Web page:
Category Archives: hope chest (aka time capsule)

escape to new york

thirty years ago on a cold january night my grandfather went out to start the snowblower, most likely a cigarette dangling from his lips, and suffered a fatal heart attack.  i remember when my mother got the call and went pale and still.  we were in atlanta, then, i think.  back to new jersey we went for the funeral.  i was 5 going on 6.  at the viewing, i wore a dress she had sewn for me, long sleeves, blue floral, a matching fabric pouch made from the leftover fabric, a blue ribbon tied in the hair that is forever falling in my face.  i remember trying to find places to hide, familiar faces, there were so many in attendance…the ambulance corps he headed, the local police come to pay their respects, so many uniforms amidst the friends and family spread among the floors of the home.  we wore the customary torn black ribbons pinned to us, keriah, symbolic of the loss of the loved one and the mourners’ anger with god for taking him.  my mother didn’t let me go with them to the gravesite to say goodbye.  she thought i was too young.

i didn’t see much of my grandparents when i was little; we were always moving somewhere, farther and farther away.  but when my parents separated my mother and i moved back in with them and i spent the most time with him i ever would.  intuitively, i was drawn to him, the quiet, intelligent, wry man, who found excuses for excursions and got us both out of the house.  his home, my mother’s childhood home.  they still had the antique stores in those years, my grandfather and his brothers, and we two early risers would make our getaway to the diner, stopping first for pink hostess sno-balls and candy cigarettes for me, the paper for him. at the diner counter he would smoke and drink coffee and i would spin back and forth quietly next to him on my stool.  then i would go to the store with him, watch him open and go about his tasks, sit with a book and read, walk around and look at the antiques, ask about things.  i think the ride in the car was always my favorite part.  at night after my bath he would spread a towel over his legs, untangle and smooth out my hair as he dried it.  someone doing this today will still, unfailingly, calm and put me to sleep.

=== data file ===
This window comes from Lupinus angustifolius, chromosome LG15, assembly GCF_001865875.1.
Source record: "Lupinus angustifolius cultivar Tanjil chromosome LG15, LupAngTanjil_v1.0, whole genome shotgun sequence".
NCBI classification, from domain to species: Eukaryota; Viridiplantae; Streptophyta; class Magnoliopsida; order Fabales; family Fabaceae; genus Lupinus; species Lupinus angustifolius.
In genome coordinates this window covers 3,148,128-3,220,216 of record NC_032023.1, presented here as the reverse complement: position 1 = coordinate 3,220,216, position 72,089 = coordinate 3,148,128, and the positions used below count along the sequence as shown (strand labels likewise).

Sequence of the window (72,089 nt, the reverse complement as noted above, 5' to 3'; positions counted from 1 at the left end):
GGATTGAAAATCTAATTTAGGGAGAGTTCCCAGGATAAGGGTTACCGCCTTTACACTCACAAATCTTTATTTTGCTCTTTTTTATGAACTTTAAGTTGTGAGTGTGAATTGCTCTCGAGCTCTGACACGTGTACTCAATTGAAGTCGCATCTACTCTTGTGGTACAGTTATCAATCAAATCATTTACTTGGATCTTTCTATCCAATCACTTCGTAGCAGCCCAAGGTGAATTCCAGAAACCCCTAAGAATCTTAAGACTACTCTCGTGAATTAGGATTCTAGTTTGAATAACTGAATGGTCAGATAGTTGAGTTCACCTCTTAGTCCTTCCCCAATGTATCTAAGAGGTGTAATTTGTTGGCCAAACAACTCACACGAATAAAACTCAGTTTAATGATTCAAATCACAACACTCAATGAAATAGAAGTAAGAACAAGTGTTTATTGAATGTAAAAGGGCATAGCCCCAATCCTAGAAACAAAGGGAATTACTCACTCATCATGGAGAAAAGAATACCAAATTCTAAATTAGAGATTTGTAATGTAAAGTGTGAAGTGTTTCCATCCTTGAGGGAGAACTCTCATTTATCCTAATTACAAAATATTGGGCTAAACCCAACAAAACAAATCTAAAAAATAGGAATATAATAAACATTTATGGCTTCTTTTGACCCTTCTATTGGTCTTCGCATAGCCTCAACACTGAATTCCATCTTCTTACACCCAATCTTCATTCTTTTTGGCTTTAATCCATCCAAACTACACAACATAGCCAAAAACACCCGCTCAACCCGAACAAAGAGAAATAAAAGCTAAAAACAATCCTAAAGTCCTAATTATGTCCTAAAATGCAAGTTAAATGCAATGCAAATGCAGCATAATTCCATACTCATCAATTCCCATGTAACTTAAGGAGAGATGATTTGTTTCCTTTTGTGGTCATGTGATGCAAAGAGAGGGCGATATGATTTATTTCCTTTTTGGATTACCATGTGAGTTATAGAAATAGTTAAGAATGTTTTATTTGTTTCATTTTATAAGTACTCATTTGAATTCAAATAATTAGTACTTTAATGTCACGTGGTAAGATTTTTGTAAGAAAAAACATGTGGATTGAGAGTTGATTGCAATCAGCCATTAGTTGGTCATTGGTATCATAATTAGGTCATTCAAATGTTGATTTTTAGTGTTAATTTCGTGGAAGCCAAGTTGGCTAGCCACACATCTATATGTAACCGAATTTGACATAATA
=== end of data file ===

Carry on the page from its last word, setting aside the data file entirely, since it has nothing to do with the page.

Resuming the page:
thirty years he has been dead and thirty years it took me to finish circling back to my first hideaway.  thirty years of stolen rides and long hair in my face and torn ribbons and sneaking sweets and life on the lam. thirty years it took for me to move to new york city, to come home to the place of my first adventure.  for my grandfather, sanford kahn, the first to hold my hand and lead me here, to teach me to take the time and space to learn who i am, to bring me to the place i love more than anywhere else in the world and have made my home. for my grandfather.



my new fix: this recording, “Escape to New York (in which we do whatever we can get away with)”

“In comparison to his photographs of Central Park, the images in East 100th Street are airless and cramped. The exteriors feel like interiors. Rarely do you see the sky, or the spine of the Triborough Bridge, that big animal, lying across the East River. The city resembles a room, a closed space, a closet. The effect is counterintuitive; in Davidson’s work, narrow alleys and low ceilings serve as reminders of the city’s size, of how much it contains, and conceals.

If you believe people do whatever they can get away with, you might imagine his portraits of people peering out windows or sprawled on beds to be portraits of lust and false-heartedness. Manhattan’s geography generates infidelity: ours is a capacious city, a vast island whose size permits isolation and therefore betrayal.

Davidson’s photographs remind us that people’s personal lives are mostly tedious. Everybody has dirty plates and families. Privacy protects us. Behind closed doors we shine our shoes and our personalities; we rest and then resume playing the roles of interesting people. We hide our worst selves, and our dullest: we would rather have people see us as bad than boring.”  Elizabeth Gumport, writing for this recording